Kansas will receive more than $1 million in a settlement with Eli Lilly and Co., which was accused of improperly marketing an antipsychotic drug, Kansas Attorney General Steven Six announced Wednesday.
Six accused Eli Lilly of inadequately disclosing the potential side effects of the drug Zyprexa to health care providers and for engaging in unfair and deceptive practices when it marketed the drug for off-label uses, said Ashley Anstaett, a spokeswoman for the attorney general.
Kansas is among 34 states that reached a combined $62 million settlement with the company in the largest-ever multistate consumer protection-based pharmaceutical settlement, Anstaett said.
"Cases like this show many in the pharmaceutical industry that we will not tolerate abuse of the system or deceptive marketing at the expense of Kansas consumers," Six said in a news release.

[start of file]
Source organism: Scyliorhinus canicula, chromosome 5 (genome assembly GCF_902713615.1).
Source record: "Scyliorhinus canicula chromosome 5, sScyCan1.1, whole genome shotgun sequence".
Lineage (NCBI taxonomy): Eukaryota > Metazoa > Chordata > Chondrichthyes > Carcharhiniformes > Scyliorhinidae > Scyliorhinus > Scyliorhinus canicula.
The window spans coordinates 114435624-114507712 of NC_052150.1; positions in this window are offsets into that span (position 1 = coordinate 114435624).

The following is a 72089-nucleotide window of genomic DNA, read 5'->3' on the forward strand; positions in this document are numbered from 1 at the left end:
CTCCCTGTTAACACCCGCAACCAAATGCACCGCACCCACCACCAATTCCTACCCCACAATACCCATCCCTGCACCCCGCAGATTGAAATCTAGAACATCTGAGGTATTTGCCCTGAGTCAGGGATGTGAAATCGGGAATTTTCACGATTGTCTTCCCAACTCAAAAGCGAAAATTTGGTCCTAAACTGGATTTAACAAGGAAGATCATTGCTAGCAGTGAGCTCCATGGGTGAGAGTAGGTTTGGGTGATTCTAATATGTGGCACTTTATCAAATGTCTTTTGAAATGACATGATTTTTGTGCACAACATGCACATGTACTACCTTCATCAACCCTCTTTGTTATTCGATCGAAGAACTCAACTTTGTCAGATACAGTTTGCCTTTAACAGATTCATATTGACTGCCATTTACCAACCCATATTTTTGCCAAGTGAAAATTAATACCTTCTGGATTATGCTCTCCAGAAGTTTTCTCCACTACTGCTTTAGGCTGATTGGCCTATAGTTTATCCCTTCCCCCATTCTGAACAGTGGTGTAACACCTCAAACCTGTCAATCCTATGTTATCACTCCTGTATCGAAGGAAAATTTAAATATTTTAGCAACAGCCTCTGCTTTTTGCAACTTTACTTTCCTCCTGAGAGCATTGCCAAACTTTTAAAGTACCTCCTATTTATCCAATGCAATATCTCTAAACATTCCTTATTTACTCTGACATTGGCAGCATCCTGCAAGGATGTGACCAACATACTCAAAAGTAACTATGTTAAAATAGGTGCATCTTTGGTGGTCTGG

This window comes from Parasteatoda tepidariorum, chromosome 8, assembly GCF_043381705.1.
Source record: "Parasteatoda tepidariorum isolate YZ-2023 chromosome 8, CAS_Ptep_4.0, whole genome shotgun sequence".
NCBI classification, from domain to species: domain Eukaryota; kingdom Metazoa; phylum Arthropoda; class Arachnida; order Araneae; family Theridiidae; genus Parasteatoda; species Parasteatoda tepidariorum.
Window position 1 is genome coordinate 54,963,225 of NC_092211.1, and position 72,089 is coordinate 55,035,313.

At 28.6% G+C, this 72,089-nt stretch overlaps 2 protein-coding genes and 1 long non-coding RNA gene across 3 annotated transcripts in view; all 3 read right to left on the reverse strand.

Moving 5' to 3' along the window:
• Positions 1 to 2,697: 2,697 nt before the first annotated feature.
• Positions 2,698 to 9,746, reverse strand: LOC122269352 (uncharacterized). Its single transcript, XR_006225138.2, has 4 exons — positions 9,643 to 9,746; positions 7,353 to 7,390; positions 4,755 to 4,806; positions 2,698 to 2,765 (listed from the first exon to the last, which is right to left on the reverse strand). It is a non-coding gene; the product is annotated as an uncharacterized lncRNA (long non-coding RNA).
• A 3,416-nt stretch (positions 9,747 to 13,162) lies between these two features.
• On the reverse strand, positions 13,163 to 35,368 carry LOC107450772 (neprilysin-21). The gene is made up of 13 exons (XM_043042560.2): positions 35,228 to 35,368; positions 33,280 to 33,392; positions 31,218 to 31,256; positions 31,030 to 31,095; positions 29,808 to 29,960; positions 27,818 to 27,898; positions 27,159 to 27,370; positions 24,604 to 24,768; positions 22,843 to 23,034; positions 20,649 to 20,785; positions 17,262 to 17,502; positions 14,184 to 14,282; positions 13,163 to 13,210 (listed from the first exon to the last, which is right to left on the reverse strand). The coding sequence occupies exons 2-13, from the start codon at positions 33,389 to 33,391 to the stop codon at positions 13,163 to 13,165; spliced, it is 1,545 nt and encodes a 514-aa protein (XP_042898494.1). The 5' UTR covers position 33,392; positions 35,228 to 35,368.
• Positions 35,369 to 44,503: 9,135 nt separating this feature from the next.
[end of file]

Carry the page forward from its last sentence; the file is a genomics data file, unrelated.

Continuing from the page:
Zyprexa is used to treat acute mixed or manic episodes of bipolar disorder and for maintenance treatment of bipolar disorder, Anstaett said. It was first marketed to treat adults with schizophrenia.
The drug belongs to a class of drugs commonly referred to as "atypical antipsychotics," which can produce dangerous side effects including weight gain, hyperglycemia, diabetes, cardiovascular complications, and increased death risk in elderly patients with dementia, Anstaett said.
Zyprexa was marketed for off-label uses beginning in 2001, including for pediatric uses, for use at high dosage levels, for the treatment of symptoms rather than diagnosed conditions, and to treat or chemically restrain elderly patients suffering from dementia, she said.
Following a 1 1/2 year investigation, the company agreed to change how it marketed the drug and to quit promoting it for uses that aren't approved by the U.S. Food and Drug Administration, Anstaett said. While a physician can prescribe drugs for off-label uses, pharmaceutical manufacturers are prohibited from marketing their products for off-label uses, according to law.
The $1.18 million portion of the settlement Kansas receives will be used to increase enforcement of consumer protection laws and to enhance consumer education throughout the state, as required by the settlement, Six said.